We continued our adventure at our next dive site, Mary’s Place, where we went through a cool coral valley and saw many little fishies.

We then took a bus and made our way back to the resort to put our dive gear away and eat a late lunch.

After our bellies were full, Emma and I went paddle boarding with Tony, Tye, Sean, Sam, and McKenzie.

We got out of the ocean and went to the pool where Tye immediately tackled Emma into the water. While we were all playing in the pool, it started pouring rain. Although we were already wet, we thought it would be a good idea to get out of the water and take cover at the pool bar. After sharing several virgin strawberry daiquiris, everyone rushed back to the main island from the key completely soaked.

Having adequately dried off, we all made our way to our Coral ID lecture. After an hour of learning about the different species of corals, we all went to our rooms and then ran to dinner, because it had started raining again. Grant thought his windbreaker was a raincoat and ended up drenched underneath.

Fifteen minutes after dinner, we went back down to the classroom with Ms. Lowe to learn 21 different fish. After Fish ID, we all collapsed into the hammocks on the boys’ patio, a brief period of relaxation quickly followed by multiple violent pillow fights.

 

• DAY 3 •
Dives/ Snorkeling, Fish ID


Today we woke up at 6:30am in order to be at breakfast at 7:00. Unlike the other meals, breakfast was a full menu so we all got different things, which resulted in a lot of stealing and sharing. After breakfast, we loaded the boat with our gear and were well taken care of by our fantastic dive masters David and Edwin. Props to them for setting up and breaking down EVERYONE’S gear for EVERY dive – we were absolutely spoiled with our scuba gear preparation. Once we had taken care of our gear, we were off to the first lecture of the day. This particular one was on invertebrates which were plentiful along Roatan’s reefs, and we talked a lot about the native black ball sponges and the long and stiff barrel sponges that we would likely see on our dives that day.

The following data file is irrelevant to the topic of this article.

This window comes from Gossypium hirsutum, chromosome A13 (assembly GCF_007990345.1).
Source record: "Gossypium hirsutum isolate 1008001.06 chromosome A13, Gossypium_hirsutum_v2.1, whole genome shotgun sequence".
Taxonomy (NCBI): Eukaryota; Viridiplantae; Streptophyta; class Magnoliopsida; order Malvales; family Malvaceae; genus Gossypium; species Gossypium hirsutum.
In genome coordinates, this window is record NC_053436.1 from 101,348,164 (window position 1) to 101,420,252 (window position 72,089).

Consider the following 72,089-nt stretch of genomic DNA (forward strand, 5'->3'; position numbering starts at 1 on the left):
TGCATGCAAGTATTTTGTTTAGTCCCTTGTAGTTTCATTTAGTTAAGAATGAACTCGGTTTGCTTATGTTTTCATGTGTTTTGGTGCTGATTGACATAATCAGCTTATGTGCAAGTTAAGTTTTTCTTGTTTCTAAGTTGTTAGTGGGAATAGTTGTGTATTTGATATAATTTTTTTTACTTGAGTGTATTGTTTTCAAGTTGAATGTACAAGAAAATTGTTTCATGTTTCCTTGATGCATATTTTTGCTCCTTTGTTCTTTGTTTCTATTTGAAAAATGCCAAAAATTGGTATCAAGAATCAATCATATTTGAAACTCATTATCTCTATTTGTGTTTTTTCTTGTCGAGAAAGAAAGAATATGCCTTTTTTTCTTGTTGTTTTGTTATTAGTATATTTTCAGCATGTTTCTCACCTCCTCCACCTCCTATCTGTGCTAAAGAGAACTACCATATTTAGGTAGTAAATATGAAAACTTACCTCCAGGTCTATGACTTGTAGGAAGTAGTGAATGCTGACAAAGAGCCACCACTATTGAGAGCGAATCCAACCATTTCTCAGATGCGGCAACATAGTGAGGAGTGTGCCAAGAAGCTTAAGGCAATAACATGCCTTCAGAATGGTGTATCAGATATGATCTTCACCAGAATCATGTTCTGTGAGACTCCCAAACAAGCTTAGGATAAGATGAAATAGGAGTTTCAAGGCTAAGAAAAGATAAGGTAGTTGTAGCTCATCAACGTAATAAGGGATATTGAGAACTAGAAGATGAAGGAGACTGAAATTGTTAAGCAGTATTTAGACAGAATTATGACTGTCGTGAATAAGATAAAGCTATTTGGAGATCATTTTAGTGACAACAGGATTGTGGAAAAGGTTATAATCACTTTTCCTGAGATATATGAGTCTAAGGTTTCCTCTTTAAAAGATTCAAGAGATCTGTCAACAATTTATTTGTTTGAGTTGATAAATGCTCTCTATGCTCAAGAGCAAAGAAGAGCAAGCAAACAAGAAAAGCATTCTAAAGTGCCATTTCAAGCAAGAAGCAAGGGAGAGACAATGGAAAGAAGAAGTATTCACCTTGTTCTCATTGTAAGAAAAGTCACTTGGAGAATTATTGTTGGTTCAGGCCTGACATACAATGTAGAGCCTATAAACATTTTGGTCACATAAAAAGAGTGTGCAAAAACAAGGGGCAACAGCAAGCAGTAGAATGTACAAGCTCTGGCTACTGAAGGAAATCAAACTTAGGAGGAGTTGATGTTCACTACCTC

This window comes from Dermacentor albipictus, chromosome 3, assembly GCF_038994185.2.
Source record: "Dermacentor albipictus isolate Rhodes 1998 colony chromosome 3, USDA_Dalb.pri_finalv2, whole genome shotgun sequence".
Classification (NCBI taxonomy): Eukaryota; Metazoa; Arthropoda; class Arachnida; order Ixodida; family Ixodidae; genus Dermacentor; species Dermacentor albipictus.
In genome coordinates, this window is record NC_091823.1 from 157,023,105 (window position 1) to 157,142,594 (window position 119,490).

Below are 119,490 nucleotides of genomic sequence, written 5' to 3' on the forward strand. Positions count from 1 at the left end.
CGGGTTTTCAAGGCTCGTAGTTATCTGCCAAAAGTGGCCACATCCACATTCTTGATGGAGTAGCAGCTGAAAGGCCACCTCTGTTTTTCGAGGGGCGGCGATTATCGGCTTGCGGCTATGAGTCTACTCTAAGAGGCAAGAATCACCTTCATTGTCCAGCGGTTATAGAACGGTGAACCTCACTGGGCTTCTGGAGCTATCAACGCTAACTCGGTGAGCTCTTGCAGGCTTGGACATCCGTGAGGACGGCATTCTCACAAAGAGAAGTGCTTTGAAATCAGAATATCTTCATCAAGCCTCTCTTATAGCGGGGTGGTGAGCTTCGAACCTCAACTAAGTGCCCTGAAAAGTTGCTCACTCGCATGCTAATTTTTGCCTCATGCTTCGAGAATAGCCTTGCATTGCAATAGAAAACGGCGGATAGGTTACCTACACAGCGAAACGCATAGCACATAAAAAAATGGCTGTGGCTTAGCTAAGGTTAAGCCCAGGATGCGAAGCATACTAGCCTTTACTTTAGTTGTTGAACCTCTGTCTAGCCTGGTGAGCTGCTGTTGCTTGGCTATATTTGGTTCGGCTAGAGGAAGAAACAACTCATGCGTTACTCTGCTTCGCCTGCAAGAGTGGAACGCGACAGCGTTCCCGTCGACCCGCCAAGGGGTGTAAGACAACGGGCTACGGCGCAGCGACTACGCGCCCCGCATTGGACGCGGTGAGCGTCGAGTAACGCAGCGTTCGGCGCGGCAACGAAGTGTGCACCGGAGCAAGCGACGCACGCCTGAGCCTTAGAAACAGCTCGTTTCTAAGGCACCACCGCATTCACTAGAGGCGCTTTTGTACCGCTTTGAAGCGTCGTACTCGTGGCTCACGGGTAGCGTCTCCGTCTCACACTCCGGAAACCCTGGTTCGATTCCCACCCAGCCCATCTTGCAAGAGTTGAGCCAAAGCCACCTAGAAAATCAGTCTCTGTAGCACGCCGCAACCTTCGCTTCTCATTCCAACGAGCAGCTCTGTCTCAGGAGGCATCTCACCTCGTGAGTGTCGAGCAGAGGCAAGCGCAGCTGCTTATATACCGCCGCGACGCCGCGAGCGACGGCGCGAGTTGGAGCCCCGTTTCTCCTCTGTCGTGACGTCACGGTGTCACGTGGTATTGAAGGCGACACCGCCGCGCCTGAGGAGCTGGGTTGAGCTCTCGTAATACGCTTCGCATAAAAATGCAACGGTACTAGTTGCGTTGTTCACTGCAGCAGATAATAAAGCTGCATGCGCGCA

Post lecture, we ventured to our first dive site of the day, Sea Quest. It was full of massive rocky ridges, sand grooves, and a wall drop off from 50ft to about 80-90ft. We were able to see some unique biodiversity in action with a ton of reef species including Tiger Grouper, Cubera Snapper, a plethora of parrotfish and wrasses, and multiple turtles.

After lunch, we ran to our rooms to get what we needed to get back in the water and headed down to the boat for round 2 of diving, which involved a quick 5-minute boat ride to a spot called Blue Channel.

After the dive, we met back in the classroom for the first of 2 dolphin presentations to prepare us for our dolphin swim the next morning. We learned about how dolphins are not to be trusted due to their immense intellect, but how they comply to get tummy rubs.

Afterwards, we went to dinner which consisted of a choice between jerk chicken or a pork chop with apple sauce that I personally thought was uncomfortably warm, but Grant thought it tasted like apple pie and commented that “next time I want a full soup bowl of it”. After dinner, we spent some more time in the classroom again with Ms. Lowe in order to learn another 20 reef fish.

 

• DAY 4 •
Dolphin Swim, Snorkel at Man-Of-War Key, Reef Dive, & Night Snorkel

A few of us woke up and made our way to the key to go on a quick kayak trip before breakfast. Afterwards we had breakfast, which was quickly followed by our second dolphin class from 8:00 AM to 9:00 AM. As soon as the class ended, we all made our way to Bailey’s Key where we were scheduled to meet a dolphin one-on-one and then swim with most of the pod. We met Tank, a 3-year-old dolphin, and his mother Bailey, who was thirteen years old. We separated into two groups, and the dolphins performed tricks, eager to show off for their trainers, and us. We got to take pictures, touch the dolphins, and learn about their anatomy and behavior.